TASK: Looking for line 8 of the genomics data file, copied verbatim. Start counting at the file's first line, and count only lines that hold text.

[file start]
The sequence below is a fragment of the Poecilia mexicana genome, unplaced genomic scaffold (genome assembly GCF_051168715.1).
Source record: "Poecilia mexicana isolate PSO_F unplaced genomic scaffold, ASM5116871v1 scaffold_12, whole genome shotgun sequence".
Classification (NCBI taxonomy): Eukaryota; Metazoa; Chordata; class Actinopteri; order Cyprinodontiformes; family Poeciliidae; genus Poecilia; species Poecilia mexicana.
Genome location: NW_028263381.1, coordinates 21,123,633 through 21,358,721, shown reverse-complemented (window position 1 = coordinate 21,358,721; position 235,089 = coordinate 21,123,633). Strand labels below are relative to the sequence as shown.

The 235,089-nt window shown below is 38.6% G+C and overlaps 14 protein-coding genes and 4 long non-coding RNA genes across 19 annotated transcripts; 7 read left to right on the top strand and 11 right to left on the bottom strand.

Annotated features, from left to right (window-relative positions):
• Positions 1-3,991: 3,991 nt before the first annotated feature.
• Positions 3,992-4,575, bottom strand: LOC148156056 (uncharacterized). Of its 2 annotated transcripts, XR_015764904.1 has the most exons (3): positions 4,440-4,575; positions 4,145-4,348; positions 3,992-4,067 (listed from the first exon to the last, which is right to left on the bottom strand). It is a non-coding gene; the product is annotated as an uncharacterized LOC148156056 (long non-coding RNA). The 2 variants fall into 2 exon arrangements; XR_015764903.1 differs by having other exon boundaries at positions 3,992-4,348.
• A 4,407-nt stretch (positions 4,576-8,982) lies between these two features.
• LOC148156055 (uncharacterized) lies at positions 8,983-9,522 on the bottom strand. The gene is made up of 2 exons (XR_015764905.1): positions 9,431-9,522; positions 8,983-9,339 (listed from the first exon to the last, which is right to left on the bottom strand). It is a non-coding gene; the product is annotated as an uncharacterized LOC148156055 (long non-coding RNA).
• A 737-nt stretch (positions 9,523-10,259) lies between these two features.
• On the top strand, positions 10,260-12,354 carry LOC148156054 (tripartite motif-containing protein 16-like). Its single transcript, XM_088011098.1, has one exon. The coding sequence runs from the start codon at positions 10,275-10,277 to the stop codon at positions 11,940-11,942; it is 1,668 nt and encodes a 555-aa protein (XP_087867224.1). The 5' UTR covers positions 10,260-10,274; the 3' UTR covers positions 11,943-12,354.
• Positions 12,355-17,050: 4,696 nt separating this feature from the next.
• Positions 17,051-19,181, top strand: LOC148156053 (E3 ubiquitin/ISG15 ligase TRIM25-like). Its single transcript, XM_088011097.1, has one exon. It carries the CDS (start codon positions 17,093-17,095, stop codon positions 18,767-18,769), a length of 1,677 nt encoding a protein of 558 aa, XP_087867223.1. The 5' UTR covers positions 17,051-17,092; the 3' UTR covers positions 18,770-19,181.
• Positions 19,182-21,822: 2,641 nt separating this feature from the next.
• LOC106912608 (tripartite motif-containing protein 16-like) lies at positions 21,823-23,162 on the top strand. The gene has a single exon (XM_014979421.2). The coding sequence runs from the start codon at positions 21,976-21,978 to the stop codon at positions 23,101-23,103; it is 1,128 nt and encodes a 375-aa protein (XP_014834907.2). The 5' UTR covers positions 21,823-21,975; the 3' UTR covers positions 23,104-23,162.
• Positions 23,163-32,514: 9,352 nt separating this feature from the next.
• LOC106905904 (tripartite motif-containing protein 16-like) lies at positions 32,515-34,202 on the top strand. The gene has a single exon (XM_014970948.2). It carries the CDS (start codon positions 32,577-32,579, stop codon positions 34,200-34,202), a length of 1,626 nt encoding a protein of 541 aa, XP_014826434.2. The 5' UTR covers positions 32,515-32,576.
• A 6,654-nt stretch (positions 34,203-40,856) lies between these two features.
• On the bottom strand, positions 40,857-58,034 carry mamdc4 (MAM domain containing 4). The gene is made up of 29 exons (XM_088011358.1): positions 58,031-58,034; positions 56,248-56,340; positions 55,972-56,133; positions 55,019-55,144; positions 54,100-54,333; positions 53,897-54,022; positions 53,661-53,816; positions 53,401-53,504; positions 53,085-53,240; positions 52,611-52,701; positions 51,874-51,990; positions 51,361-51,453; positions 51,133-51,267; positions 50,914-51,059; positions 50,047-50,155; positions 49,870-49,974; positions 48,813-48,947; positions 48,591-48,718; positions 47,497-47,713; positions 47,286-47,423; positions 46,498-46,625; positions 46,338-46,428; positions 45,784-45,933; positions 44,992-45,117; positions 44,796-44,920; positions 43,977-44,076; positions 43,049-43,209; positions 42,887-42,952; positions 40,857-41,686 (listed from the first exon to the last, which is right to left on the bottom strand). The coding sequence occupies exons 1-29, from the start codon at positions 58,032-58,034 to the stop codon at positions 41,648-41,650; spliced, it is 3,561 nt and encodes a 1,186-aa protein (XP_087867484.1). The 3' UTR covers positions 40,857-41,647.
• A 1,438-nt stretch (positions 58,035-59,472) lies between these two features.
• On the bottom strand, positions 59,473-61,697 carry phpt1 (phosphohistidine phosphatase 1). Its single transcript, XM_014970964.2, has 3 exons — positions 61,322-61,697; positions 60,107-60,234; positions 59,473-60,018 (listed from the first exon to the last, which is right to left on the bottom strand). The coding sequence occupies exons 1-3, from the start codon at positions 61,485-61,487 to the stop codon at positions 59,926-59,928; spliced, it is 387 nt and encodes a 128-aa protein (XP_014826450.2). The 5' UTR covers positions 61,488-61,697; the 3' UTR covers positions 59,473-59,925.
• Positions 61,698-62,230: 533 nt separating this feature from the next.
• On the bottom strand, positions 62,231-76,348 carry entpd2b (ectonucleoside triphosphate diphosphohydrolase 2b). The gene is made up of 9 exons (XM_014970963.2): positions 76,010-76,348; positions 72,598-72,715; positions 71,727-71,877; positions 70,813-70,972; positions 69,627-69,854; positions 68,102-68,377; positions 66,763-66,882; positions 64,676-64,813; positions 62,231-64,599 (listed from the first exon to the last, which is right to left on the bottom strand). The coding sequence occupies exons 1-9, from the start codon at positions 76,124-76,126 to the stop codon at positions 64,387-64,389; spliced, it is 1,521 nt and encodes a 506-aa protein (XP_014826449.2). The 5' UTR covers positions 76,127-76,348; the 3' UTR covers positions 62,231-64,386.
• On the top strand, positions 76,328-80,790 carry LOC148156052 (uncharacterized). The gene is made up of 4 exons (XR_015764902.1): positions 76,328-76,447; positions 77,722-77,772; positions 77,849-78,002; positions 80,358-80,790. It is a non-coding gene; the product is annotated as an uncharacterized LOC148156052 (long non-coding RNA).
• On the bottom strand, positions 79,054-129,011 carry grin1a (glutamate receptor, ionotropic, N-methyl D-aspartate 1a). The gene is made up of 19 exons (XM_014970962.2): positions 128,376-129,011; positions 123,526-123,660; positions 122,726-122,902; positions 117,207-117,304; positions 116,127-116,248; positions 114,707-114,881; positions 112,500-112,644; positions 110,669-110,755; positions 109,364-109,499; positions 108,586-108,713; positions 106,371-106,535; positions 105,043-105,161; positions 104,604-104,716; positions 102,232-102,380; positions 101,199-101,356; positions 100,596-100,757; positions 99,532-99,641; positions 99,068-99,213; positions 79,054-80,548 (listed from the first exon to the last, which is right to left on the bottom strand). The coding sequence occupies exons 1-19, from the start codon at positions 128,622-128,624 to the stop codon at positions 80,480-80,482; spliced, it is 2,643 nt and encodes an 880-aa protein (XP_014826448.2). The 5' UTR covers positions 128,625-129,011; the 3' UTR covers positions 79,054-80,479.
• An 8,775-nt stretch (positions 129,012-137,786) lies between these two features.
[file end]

• Positions 3,992-4,575, bottom strand: LOC148156056 (uncharacterized). Of its 2 annotated transcripts, XR_015764904.1 has the most exons (3): positions 4,440-4,575; positions 4,145-4,348; positions 3,992-4,067 (listed from the first exon to the last, which is right to left on the bottom strand). It is a non-coding gene; the product is annotated as an uncharacterized LOC148156056 (long non-coding RNA). The 2 variants fall into 2 exon arrangements; XR_015764903.1 differs by having other exon boundaries at positions 3,992-4,348.